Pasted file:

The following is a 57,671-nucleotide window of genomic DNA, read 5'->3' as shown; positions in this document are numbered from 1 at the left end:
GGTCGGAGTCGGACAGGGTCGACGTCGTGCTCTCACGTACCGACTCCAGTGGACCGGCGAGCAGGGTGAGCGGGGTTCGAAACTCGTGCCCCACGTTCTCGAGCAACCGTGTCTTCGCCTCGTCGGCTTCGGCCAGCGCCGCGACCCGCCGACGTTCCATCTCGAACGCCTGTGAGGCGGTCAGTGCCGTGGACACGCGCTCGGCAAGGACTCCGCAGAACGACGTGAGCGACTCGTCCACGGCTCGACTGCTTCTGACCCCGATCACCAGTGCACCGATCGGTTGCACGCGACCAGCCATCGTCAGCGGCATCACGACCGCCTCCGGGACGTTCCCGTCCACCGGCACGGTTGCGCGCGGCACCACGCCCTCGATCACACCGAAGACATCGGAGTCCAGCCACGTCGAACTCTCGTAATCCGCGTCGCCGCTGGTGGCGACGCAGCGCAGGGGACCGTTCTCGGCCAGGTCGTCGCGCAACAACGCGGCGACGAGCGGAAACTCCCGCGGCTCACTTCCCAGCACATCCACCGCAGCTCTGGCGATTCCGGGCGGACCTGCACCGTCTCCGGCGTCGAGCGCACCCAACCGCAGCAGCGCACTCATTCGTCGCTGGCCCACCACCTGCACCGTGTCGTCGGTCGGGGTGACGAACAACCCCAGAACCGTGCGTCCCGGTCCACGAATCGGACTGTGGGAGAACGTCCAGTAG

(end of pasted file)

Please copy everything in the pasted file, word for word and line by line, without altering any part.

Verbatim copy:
The following is a 57,671-nucleotide window of genomic DNA, read 5'->3' as shown; positions in this document are numbered from 1 at the left end:
GGTCGGAGTCGGACAGGGTCGACGTCGTGCTCTCACGTACCGACTCCAGTGGACCGGCGAGCAGGGTGAGCGGGGTTCGAAACTCGTGCCCCACGTTCTCGAGCAACCGTGTCTTCGCCTCGTCGGCTTCGGCCAGCGCCGCGACCCGCCGACGTTCCATCTCGAACGCCTGTGAGGCGGTCAGTGCCGTGGACACGCGCTCGGCAAGGACTCCGCAGAACGACGTGAGCGACTCGTCCACGGCTCGACTGCTTCTGACCCCGATCACCAGTGCACCGATCGGTTGCACGCGACCAGCCATCGTCAGCGGCATCACGACCGCCTCCGGGACGTTCCCGTCCACCGGCACGGTTGCGCGCGGCACCACGCCCTCGATCACACCGAAGACATCGGAGTCCAGCCACGTCGAACTCTCGTAATCCGCGTCGCCGCTGGTGGCGACGCAGCGCAGGGGACCGTTCTCGGCCAGGTCGTCGCGCAACAACGCGGCGACGAGCGGAAACTCCCGCGGCTCACTTCCCAGCACATCCACCGCAGCTCTGGCGATTCCGGGCGGACCTGCACCGTCTCCGGCGTCGAGCGCACCCAACCGCAGCAGCGCACTCATTCGTCGCTGGCCCACCACCTGCACCGTGTCGTCGGTCGGGGTGACGAACAACCCCAGAACCGTGCGTCCCGGTCCACGAATCGGACTGTGGGAGAACGTCCAGTAG